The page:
Bike power: version 2 – field test

Bike power complete. Bike, bike stand, 3 phase rectifier, capacitor,  6 Amp solar battery charge controller, 12V bulb.

Bike power complete. Bike, bike stand, 3 phase rectifier, capacitor, 6 Amp solar battery charge controller, 12V bulb.

The bike ( on a bike stand ) were attached to the 3 phase rectifier and the 1 Farad capacitor to produce 12V DC.

The wheel is a  200 W 36V wheel so the bike could only be operated at a low ( comfortable) speed to prevent too much voltage and too much current.

A 12V 50W dichroic light bulb was added to show it was really working.

capacitor at 13.6 Volts and 50Watt 12 Volt dichroic light working.

capacitor at 13.6 Volts and 50Watt 12 Volt dichroic light working.

PV charge controller added using the bike as the power input instead of the solar panel and battery charger was used.

Probably best for charging a small device unless you want to pedal the bike for a long time.

Future additions:

36 to 12 volt step down for a higher current lower voltage system.

replace the back tire with a smooth tread tire.

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Paint can rocketstove: field test

Rocket stove made from a paint can and 3 smaller 300 gram food cans. Small rocks used to create gap between pot and stove

Rocket stove made from a paint can and 3 smaller 300 gram food cans. Small rocks used to create gap between pot and stove

This rocket stove was was constructed out of a 5 Liter ( 1.32 US  gallons ) paint can and 3  x 300gram  ( 10 ounce) food cans. The grey paint was not fully removed from the can and some is still visible. I would recommend that if a paint can was used the paint is completely removed with an appropriate solvent, turpentine or water depending on the type of paint base. If a solvent is not available the can can be heated in an open fire to burn out the remaining paint.

Boil time for 1 liter of water approximately 10 minutes.

dry wood ash was used as insulation.

Some small rocks were use to create the pot stand.

The paint can handle was left on to create an easy way to move the stove.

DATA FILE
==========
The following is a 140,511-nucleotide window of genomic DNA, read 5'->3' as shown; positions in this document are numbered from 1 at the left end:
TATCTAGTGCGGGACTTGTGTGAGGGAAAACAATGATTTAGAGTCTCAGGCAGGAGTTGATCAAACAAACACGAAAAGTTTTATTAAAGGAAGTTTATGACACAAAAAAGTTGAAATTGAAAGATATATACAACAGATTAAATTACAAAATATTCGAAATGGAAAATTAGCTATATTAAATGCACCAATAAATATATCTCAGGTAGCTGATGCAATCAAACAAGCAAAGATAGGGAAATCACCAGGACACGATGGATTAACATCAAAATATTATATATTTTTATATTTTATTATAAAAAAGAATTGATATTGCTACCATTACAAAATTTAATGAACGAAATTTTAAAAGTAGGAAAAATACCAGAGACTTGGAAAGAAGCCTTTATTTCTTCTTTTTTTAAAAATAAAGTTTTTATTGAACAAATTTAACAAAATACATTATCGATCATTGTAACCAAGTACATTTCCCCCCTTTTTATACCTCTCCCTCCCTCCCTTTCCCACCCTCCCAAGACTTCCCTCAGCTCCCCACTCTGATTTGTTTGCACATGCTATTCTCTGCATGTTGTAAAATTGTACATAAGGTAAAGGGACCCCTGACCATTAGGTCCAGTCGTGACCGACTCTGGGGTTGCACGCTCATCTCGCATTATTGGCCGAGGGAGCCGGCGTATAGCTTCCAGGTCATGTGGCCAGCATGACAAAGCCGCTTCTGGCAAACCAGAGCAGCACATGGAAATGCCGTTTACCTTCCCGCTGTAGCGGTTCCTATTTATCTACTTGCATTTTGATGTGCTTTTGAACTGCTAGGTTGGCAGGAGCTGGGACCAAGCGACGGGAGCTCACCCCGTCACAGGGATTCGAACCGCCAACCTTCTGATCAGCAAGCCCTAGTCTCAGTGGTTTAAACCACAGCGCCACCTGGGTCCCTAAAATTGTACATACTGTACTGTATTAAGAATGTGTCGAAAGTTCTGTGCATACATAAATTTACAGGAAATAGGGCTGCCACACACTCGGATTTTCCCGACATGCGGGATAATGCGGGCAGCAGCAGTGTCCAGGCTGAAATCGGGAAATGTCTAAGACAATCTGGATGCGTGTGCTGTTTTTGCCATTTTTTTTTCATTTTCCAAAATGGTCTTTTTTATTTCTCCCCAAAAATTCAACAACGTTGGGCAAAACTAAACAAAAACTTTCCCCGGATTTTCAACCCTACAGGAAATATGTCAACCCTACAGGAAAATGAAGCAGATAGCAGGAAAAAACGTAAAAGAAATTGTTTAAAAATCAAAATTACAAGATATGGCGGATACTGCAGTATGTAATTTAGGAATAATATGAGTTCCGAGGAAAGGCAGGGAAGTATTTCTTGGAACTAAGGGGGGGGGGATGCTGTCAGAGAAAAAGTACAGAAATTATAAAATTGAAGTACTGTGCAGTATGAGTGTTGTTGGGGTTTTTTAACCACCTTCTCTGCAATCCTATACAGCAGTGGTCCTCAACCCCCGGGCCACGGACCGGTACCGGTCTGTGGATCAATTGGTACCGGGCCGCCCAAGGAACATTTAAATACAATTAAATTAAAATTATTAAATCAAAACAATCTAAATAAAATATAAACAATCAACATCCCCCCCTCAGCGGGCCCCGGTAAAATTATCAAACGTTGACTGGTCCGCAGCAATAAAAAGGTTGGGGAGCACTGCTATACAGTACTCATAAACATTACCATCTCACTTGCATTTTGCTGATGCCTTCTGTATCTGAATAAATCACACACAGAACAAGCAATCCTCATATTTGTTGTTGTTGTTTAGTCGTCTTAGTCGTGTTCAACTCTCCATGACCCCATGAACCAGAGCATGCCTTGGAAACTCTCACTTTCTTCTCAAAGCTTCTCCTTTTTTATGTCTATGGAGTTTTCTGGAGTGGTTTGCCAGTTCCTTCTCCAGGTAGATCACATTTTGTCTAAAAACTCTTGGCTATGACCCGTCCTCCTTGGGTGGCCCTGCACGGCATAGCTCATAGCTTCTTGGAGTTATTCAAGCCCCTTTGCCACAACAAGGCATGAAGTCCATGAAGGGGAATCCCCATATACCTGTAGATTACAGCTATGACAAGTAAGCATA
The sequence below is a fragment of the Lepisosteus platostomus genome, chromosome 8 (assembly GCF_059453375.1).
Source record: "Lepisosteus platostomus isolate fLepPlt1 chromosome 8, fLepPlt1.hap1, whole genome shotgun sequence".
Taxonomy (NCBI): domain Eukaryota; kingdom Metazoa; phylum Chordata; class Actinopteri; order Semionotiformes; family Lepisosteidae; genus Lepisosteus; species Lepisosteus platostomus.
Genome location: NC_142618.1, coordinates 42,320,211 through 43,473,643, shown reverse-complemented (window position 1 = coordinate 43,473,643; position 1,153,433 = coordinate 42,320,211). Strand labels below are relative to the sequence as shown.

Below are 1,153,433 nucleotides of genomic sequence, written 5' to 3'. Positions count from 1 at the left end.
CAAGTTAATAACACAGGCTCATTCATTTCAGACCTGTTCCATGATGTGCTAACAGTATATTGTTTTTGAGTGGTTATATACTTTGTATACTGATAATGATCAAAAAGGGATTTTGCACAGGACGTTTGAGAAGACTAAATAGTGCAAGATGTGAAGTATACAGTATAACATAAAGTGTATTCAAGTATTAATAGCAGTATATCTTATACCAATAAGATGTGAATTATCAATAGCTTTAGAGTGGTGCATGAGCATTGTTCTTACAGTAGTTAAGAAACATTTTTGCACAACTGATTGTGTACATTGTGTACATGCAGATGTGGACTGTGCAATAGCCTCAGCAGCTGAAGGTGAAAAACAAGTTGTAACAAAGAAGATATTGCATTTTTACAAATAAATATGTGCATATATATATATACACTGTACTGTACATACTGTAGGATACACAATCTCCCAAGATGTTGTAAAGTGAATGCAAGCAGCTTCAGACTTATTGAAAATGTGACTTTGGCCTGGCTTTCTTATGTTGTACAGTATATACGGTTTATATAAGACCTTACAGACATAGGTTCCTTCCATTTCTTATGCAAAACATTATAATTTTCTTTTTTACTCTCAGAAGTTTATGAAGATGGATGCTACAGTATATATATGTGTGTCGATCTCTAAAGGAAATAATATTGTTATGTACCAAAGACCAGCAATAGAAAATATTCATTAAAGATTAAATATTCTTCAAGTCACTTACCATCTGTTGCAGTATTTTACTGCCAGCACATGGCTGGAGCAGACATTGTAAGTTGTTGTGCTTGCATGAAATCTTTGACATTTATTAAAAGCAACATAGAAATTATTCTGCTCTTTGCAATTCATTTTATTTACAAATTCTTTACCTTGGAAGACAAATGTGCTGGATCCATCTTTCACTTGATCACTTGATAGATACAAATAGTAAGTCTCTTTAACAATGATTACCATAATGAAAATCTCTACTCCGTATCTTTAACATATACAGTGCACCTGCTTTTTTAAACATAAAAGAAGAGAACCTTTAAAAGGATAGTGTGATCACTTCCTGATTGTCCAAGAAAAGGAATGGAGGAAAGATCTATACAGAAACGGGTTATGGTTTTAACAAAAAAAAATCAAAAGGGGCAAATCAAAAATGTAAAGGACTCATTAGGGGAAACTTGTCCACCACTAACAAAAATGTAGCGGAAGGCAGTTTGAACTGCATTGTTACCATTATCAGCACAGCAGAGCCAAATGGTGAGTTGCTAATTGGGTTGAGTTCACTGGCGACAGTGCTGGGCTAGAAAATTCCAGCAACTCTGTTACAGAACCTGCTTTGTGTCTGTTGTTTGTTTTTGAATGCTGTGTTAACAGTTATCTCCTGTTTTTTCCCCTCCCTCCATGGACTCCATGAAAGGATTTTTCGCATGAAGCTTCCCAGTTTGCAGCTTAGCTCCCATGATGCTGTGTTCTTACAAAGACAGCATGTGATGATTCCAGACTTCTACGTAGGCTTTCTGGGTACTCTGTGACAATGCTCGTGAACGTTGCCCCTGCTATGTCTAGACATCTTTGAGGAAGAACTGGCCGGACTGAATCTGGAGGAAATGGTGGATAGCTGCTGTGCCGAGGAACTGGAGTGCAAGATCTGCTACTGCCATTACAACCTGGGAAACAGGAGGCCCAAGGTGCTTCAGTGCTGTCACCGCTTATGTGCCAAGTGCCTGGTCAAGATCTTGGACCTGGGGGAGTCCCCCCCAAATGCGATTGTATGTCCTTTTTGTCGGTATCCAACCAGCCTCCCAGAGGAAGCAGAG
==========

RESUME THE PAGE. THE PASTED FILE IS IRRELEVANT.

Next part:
Addition of the fuel shelf helped the stove produce better air flow an prevents over filling with wood fuel, the shelf was held securely in place with a small rock.

close up of paint can rocket stove fuel shelf. Small rock holding shelf in place, some holes in shelf for better air flow.

close up of paint can rocket stove fuel shelf. Small rock holding shelf in place, some holes in shelf for better air flow.

Complaining does not help

Complaining will not make a bad situation better.

I went for a hike recently.
The brief for the journey was that we were to go about 3 km on mostly dirt roads to a creek.
The environment was dry Australian forest, mostly eucalyptus trees.
Thinking that the creek would be full of fresh water I foolishly didn’t take any water.
The journey was mostly down hill on the way there. The weather turned from warm to hot and humid.
The creek turned out to be a largely stagnant trickle. I had no way to purify the little water that was there.
Fortunately my companions had brought some water with them, but on the way back to camp we quickly ran out.
I was beginning to suffer the effects of dehydration and heat exhaustion. I felt very tired and even a few minutes walking was exhausting.
We stopped many times on the way back to the camp for me to recover some strength.
My friend asked me on the way back during one of our many stops ” What’s the most important thing for survival?”

Immediately I said “Knowledge”

Had I known the water in the creek was not drinkable I would have taken water.

Had I known the weather would become so hot and humid I would not have carried a jacket in my bag.

Once we had arrived back at camp we all drank lots of water and rested.

My friend commended me on not complaining about my obviously exhausting return journey.

I said ” Complaining never helps, so there’s not point in doing it”

He nodded knowingly.

Hearing the complaints of other people simply converts their problem into your problem.
It multiplies their irritation and makes that person your irritation.
One person complaining a lot can really destroy the morale of a group,
and then people will start arguing and fighting rather than attempting to solve the real problems they are being faced with.

So in the forest (or other places away from civilization) there will be hardships,
how you deal with them physically and emotionally is your choice.

Occasionally the person suffering will be you, it’s easy to ask people to not complain when you are not the person suffering.
When the suffering person is you, remember to not complain, you won’t be respected for your weaknesses, but you will be respected for being laconic.